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I love my daughter. I do.
For the last 2.5 months we’ve slept in, snuggled, and kept a frat boy social calendar of “just hanging dude.” We took two vacations that were almost as blissful as they were exhausting. I set up playdates and swimdates, horse camp, and zoo, science center and museum excursions. We played marathon games of Rat-a-Tat-Cat and Uno, Monopoly and Boggle. We caught fireflies in jars and kept them overnight, watching their little butt lights fade by morning and releasing them to what was probably sudden death. We rode bikes and scootered, snorkeled and hiked. We visited animal shelters and farms, fairs and music festivals. We planted a garden, watched it come to fruition (literally) and ate the rewards of summer—cucumbers and watermelon, squash and tomatoes. We sucked the marrow out of summer. We were a Beach Boys song, a Teen Beach movie, a Norman Rockwell portrait of a time when the livin’ is easy.
But now, I’m ready, ready as in tearing-my-hair-out-counting-down-the-minutes (14,400) for my sweet girl, my love bug, my sugar tush, to go back from whence she came. School. Cue the bus, cue the teachers, cue the schedule where she’s in bed by nine and I get two hours, two sacred, delicious hours of reading or writing or watching Netflix. Woo hoo! Move over late night cartoons and move in mama sipping a gin n’ tonic and watching Breaking Bad for a third time. Yes, a third time because Walter White is the Hamlet of television.
It is a trade and I love both lives. We are not scheduled people, so to assimilate into the groove of homework and rushed evenings is at first excruciating. Drill Sergeant is not my favorite mom hat. “Eat your dinner! Finish your homework! Take a bath! Into bed! Go, go go!” I’d much rather dawdle through dinner, wade through a bath and sink into bedtime with stories and snuggles.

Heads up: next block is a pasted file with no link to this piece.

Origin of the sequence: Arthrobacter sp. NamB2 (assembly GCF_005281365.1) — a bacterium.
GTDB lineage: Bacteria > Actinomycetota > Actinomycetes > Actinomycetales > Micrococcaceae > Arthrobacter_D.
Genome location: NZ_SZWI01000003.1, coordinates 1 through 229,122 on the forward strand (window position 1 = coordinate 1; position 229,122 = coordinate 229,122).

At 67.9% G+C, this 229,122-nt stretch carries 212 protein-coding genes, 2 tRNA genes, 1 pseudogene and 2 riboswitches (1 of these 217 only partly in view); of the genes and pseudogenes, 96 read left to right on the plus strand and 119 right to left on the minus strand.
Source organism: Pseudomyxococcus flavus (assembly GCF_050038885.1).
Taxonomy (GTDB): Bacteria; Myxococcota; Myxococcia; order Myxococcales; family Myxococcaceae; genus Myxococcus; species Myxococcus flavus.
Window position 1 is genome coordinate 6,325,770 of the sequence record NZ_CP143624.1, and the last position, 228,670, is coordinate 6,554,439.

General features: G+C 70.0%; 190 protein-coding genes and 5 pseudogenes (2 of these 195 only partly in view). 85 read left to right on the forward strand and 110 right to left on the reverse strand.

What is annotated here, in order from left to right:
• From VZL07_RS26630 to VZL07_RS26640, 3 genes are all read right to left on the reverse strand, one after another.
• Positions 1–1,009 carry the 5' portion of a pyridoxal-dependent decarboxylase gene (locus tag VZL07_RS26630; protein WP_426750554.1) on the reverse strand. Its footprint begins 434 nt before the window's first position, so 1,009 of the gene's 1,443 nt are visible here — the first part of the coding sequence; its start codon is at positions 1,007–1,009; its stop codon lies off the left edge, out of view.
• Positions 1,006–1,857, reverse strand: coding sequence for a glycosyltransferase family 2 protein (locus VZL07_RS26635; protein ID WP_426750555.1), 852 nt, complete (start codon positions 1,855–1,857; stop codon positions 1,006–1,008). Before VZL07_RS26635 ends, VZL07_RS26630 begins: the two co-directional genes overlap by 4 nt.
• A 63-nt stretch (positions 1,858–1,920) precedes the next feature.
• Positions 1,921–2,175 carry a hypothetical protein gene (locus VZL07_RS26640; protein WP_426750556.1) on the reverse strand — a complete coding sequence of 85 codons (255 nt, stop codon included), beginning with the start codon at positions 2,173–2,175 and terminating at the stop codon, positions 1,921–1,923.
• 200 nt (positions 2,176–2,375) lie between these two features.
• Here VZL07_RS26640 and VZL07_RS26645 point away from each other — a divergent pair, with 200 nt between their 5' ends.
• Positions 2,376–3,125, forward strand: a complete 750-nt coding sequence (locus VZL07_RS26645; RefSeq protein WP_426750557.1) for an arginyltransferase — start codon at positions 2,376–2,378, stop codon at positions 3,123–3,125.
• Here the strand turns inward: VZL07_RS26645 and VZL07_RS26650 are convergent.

But a school schedule means I can work out without a child jumping onto my back for a horse ride through each pushup. I can shop at the grocery store without someone stealing my cart for a drag race down the frozen foods section. I can make business calls that are unriddled with interruptions like, “don’t put the guinea pigs in the bathtub,” and “get off the roof,” and “that will electrocute you!”
School starting, in a nutshell means I get myself back.
By the time I pick my kiddo up from school, I’ve actually missed her. I haven’t been privy to every snack, riddle, and hilarious story that happened when someone shoved something up their nose during recess. School gives us a rigid schedule, but it also gives us freedom—freedom to live our own lives for 6.5 hours and then come back together to enjoy each other’s company. The end of summer is an ending but it is also a beginning, to appreciate a smaller window of time where the bedtime is early, homework is necessary, but the livin’ is still (for the most part) easy.